by Carey Finn (@carey_finn) Josephine Buys, Publisher Research Council (PRC) CEO, and Peter Langschmidt, PRC research head, break down some surprising findings from research into the media consumption habits of South Africans pre-covid-19, in the form of the PAMS Brands People, Products and Platforms (PPP) Fusion 2019 Survey with Nielsen.

Note: Parts of this interview were conducted prior to the coronavirus/covid-19 pandemic being declared as such.

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Publisher Research Council (PRC ) logoQ5: What was the most-surprising finding from the study, regarding reading in South Africa?
Josephine Buys: For us at the PRC, it was discovering that radio drive-time doesn’t have the same impact today as it has had in the past; that smartphones, and reading on smartphones, [have] taken the greatest share of audience during the day. Our Brands People Products & Platforms (PPP) Fusion 2019 clearly shows that, during the day [in a non-lockdown context], when the shops [were] open and the vast majority of commerce [took] place, the number of consumers reading newspapers or magazines [was] far greater than those listening to the radio.

Q5: What kind of magazine and newspaper content was most widely consumed by South Africans?
Peter Langschmidt: Newspaper and magazine content consumed [was] remarkably similar across the socio-economic spectrum and by reading platform, ie online and paper. In terms of newspapers, obviously news [was] the most-consumed topic, and this include[d] community/local news and current affairs. This [was] followed by sport, jobs/ careers and then celebrity news and politics. The most widely read magazine content [was] real-life stories, with celebrities a close second. These topics [were] followed by sport, food and cooking, health and fitness and, finally, fashion and beauty.

Q: How many hours [did] South Africans spend reading on their smartphones each day?
PL: PAMS2019 indicated that the transition from paper to digital reading [has] not [been] as rapid as one might have expected. In the last four months of 2019, around 75% of all reading still took place on paper, down from 85% two years previously. Only one in seven South Africans read both online and paper content, and the number reading digital-only more than doubled between 2017 and 2019 to 9%. According to PAMS 2019, time spent per day reading printed newspapers and magazines averaged just over two hours, at 127 minutes. This was followed by tablet and smartphone at 97 and 95 minutes respectively, while reading on personal computers was 79 minutes. Smartphone daily average screen time [was] about three hours and 15 minutes. Of that, South Africans [were] reading newspapers and magazines slightly below 50% of the time.

Q5: Has the lockdown changed these reading figures at all?
PL: Since the lockdown, unique browsers on news sites [have grown] by 76% to 1.9m, representing a 6% shift of readers to digital platforms over the PAMS 2019 figures above. The data here is supplied by Narratiive, an audience measurement, modelling and verification research house, [which] based their findings on cookie tracking on sites — when the site may be open but not necessarily being read all the time.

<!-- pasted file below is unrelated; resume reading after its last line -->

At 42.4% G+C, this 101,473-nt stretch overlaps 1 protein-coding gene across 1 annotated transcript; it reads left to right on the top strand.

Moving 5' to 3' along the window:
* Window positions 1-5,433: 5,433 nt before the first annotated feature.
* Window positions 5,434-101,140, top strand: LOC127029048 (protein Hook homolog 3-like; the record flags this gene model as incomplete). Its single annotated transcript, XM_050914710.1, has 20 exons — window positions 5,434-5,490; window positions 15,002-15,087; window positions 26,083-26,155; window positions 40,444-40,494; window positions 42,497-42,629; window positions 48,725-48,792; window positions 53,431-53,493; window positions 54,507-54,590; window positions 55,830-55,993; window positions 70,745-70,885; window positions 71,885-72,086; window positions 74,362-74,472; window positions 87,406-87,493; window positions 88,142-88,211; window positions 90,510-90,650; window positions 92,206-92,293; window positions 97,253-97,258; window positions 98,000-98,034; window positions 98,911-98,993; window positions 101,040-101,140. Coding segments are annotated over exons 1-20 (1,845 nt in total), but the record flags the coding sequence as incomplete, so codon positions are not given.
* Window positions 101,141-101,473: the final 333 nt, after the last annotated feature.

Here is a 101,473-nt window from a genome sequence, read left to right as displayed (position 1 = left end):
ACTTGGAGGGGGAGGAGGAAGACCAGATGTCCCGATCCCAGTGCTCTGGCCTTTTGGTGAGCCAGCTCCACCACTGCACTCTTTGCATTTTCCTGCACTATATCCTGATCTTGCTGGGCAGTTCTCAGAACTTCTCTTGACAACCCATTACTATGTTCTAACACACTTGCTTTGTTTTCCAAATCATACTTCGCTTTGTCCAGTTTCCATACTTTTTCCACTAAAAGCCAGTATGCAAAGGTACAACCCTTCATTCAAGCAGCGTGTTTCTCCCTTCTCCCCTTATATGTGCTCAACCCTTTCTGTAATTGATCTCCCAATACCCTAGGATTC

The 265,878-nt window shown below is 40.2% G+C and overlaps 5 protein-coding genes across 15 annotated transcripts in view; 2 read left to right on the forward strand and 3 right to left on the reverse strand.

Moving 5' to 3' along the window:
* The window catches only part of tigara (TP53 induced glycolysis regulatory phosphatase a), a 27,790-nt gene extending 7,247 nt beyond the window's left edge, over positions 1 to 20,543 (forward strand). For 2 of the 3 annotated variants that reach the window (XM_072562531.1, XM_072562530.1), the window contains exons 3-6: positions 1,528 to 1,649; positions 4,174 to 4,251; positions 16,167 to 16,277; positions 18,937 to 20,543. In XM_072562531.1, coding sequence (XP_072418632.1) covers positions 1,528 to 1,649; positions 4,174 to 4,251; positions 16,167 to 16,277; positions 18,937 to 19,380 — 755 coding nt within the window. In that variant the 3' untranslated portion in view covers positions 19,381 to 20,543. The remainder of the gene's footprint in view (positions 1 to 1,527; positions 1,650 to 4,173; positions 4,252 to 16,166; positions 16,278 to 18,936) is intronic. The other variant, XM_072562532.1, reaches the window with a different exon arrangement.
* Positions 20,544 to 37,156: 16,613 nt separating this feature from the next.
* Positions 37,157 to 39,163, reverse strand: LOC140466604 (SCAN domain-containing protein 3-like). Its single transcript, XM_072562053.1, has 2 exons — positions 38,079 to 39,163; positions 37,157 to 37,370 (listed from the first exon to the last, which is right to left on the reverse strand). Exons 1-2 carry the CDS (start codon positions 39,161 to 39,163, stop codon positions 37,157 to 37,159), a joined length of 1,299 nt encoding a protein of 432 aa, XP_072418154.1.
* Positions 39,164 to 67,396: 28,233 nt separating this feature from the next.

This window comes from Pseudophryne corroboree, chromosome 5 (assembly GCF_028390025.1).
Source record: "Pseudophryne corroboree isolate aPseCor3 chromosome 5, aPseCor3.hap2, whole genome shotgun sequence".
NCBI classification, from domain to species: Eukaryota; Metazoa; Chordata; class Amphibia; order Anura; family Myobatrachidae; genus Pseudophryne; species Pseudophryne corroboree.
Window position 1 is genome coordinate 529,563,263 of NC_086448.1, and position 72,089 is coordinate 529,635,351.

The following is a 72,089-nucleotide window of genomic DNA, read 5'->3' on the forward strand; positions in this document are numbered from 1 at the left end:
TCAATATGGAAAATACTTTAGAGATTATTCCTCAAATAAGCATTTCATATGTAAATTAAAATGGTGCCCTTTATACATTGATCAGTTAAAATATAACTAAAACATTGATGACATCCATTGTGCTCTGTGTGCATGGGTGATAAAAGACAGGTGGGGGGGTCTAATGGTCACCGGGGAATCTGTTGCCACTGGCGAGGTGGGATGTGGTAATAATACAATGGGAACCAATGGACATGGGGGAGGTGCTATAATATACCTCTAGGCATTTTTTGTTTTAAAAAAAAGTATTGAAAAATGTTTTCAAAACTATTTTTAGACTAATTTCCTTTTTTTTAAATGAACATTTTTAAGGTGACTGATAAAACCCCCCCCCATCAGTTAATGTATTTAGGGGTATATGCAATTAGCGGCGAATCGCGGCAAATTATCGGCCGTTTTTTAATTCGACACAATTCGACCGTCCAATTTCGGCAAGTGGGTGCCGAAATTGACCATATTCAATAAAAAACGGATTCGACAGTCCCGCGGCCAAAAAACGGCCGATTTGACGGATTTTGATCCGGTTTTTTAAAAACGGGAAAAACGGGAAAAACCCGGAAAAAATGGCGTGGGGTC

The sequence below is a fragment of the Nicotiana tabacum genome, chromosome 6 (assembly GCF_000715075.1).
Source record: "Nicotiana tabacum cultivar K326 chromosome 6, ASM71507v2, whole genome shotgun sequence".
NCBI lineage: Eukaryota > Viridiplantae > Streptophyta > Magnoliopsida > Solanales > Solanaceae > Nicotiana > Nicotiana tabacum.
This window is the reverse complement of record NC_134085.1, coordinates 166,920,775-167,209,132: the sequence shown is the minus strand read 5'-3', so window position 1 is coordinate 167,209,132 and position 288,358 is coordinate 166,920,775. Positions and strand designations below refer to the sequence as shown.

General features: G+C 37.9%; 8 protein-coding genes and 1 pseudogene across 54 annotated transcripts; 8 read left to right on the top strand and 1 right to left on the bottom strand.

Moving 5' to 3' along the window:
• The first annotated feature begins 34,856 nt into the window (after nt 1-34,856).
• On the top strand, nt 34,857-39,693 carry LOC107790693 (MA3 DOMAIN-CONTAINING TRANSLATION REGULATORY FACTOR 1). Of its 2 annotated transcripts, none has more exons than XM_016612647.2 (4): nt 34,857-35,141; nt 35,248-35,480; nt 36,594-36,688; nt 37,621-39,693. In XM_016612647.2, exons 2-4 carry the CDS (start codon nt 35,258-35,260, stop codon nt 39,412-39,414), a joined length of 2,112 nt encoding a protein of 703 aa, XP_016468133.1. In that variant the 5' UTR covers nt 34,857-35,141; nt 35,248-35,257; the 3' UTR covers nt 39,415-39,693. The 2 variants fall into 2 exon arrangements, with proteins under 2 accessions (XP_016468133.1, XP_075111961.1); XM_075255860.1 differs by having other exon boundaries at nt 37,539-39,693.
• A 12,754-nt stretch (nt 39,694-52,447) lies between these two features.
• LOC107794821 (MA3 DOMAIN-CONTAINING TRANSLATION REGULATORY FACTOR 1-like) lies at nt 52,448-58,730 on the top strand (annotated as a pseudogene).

Q5: How do South African reading rates tie in with global trends?
JB: The statistics are of major concern. Eight out of 10 Grade 4 pupils cannot read at an appropriate level; 63% don’t attend preschool and 50% have never read a book with their parents. The 2016 Progress in International Reading Literacy Study placed SA last out of 50 countries and found reading scores had not improved since 2011. That said, the UK’s Reading Agency recently reported that only 35% of 10-year-olds in England say they like reading “very much” and that, by the final year of compulsory schooling, the reading skills of children from disadvantaged backgrounds are on average almost three years behind those from more-affluent homes. And in the US, a first-world country, reckons one in four American children grow up not being able to read.

There’s no doubt that, globally, there needs to be a drive to get children (and adults!) reading again. It’s something as the PRC we believe is essential. As much as technology is part of our lives, reading has been impacted by the “distracted” economy. The PRC’s first READ study in 2017 confirmed that readers earn 50% more than non-readers. The majority of people in Socio Economic Measure [SEM] 8–10 grouping read. And reach for print media (newspapers and magazines) by SEM increases significantly from 18% in SEM 1 to nearly 60% in SEM 10. That’s how important a culture of reading is to society.


Carey FinnCarey Finn (@carey_finn) is a writer and editor with over decade and a half of industry experience, having covered everything from ethical sushi in Japan to the technicalities of roofing, agriculture, medical stuff and more. She’s also taught English and journalism, and dabbled in various other communications ventures along the way, including risk reporting. As a contributing writer to, her regular column “Q5” hones in on strategic insights, analysis and data through punchy interviews with inspiring professionals in diverse fields.

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